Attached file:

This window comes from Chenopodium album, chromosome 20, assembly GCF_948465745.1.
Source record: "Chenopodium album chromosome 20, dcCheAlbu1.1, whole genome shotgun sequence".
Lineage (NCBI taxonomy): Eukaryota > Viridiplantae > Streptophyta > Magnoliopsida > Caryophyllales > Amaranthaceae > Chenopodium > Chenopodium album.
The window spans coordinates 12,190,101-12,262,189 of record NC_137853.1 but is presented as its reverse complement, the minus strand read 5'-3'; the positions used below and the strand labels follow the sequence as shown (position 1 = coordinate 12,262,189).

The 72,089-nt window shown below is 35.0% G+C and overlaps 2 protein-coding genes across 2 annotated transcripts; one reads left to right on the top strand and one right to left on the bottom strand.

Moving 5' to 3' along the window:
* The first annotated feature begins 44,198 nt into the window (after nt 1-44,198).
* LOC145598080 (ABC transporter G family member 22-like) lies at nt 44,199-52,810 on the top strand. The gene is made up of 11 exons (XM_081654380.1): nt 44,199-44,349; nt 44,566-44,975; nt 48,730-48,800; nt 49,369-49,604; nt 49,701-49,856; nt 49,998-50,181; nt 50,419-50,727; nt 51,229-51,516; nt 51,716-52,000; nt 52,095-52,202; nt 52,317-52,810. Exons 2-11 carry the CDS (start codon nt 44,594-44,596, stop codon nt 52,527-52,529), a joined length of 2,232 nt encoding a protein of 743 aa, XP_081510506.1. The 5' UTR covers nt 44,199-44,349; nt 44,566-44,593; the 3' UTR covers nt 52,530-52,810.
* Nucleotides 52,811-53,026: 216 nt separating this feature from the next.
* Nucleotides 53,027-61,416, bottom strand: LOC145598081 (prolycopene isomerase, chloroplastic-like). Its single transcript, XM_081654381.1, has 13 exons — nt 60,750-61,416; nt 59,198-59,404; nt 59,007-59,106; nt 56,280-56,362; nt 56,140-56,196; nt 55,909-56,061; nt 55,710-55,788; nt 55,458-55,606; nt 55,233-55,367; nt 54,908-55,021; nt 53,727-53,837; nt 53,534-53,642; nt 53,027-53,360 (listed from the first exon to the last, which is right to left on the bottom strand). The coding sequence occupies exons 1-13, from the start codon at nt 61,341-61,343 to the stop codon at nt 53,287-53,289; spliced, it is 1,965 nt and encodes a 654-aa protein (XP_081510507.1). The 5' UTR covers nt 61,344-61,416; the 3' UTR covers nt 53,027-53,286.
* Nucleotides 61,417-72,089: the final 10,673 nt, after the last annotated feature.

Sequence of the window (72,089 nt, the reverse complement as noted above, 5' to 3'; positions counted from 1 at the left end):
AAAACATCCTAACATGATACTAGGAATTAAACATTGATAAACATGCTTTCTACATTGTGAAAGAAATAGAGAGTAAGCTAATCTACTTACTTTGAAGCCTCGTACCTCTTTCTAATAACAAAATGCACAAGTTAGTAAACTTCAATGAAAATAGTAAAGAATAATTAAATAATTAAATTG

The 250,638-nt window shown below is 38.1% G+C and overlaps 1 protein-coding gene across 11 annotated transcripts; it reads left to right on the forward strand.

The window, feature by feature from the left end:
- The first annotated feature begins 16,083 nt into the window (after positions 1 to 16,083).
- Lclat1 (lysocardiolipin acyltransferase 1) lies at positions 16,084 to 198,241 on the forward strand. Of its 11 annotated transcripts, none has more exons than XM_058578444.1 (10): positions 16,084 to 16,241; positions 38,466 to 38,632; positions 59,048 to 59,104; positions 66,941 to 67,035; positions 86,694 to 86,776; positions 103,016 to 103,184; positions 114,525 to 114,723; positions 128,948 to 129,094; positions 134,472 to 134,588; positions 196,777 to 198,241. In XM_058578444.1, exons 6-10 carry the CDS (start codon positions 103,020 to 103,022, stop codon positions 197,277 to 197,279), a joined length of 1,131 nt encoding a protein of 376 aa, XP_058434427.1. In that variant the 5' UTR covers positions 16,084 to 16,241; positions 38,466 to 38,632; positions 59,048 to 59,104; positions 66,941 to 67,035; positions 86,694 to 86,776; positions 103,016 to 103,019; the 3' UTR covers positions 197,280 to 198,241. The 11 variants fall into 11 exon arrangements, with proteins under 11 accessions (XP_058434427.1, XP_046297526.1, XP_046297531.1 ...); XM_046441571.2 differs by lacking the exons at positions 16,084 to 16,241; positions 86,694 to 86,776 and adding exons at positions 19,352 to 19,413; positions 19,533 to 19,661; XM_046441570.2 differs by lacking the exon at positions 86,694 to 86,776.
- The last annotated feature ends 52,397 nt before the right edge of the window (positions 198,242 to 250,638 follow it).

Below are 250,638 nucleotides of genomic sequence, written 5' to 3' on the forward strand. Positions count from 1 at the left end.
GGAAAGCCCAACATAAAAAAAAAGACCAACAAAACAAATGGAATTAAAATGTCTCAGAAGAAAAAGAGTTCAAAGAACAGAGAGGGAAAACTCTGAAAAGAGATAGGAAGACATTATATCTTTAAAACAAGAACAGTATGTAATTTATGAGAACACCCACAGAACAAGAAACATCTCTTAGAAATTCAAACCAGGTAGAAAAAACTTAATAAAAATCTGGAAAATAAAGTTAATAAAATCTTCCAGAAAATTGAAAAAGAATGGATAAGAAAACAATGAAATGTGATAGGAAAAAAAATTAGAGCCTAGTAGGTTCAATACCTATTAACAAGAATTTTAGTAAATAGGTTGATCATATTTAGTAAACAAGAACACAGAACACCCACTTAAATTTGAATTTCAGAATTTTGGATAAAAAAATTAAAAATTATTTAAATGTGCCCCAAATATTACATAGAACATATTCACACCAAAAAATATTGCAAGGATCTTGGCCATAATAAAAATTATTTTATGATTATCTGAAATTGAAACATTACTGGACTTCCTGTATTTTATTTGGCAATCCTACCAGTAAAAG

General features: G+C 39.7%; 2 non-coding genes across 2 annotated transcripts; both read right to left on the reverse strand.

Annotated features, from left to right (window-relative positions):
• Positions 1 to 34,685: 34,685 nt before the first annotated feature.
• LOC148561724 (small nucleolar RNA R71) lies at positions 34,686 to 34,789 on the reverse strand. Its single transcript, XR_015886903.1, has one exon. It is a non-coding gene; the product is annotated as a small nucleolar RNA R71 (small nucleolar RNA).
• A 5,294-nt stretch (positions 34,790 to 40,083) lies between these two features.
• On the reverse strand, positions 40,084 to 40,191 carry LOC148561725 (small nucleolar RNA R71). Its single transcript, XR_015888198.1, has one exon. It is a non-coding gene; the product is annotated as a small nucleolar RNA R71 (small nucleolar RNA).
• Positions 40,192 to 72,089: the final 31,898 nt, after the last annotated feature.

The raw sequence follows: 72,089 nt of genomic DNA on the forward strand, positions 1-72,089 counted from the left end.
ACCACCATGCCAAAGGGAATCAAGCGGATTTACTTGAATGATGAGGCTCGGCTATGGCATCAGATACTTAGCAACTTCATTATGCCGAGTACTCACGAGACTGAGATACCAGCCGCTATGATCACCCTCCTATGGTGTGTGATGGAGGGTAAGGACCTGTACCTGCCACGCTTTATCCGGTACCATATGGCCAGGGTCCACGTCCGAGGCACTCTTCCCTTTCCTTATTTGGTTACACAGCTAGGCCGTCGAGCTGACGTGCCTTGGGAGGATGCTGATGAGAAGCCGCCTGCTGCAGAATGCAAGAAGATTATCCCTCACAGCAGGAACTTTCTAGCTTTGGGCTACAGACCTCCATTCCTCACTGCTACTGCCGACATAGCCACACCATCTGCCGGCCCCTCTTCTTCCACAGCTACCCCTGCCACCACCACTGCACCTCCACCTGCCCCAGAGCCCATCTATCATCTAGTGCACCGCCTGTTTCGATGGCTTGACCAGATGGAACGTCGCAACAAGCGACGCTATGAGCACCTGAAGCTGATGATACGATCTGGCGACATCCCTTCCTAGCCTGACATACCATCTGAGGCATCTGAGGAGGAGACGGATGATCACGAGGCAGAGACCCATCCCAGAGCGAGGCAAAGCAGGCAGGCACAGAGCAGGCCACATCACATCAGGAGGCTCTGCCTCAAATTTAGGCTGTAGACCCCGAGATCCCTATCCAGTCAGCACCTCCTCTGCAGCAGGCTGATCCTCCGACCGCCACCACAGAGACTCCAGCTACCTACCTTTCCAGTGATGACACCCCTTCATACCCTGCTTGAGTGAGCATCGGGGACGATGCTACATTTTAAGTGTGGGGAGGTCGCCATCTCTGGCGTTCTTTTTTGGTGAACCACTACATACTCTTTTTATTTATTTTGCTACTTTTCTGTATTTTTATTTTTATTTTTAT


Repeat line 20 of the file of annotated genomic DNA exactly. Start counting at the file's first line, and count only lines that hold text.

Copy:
GGAAAGCCCAACATAAAAAAAAAGACCAACAAAACAAATGGAATTAAAATGTCTCAGAAGAAAAAGAGTTCAAAGAACAGAGAGGGAAAACTCTGAAAAGAGATAGGAAGACATTATATCTTTAAAACAAGAACAGTATGTAATTTATGAGAACACCCACAGAACAAGAAACATCTCTTAGAAATTCAAACCAGGTAGAAAAAACTTAATAAAAATCTGGAAAATAAAGTTAATAAAATCTTCCAGAAAATTGAAAAAGAATGGATAAGAAAACAATGAAATGTGATAGGAAAAAAAATTAGAGCCTAGTAGGTTCAATACCTATTAACAAGAATTTTAGTAAATAGGTTGATCATATTTAGTAAACAAGAACACAGAACACCCACTTAAATTTGAATTTCAGAATTTTGGATAAAAAAATTAAAAATTATTTAAATGTGCCCCAAATATTACATAGAACATATTCACACCAAAAAATATTGCAAGGATCTTGGCCATAATAAAAATTATTTTATGATTATCTGAAATTGAAACATTACTGGACTTCCTGTATTTTATTTGGCAATCCTACCAGTAAAAG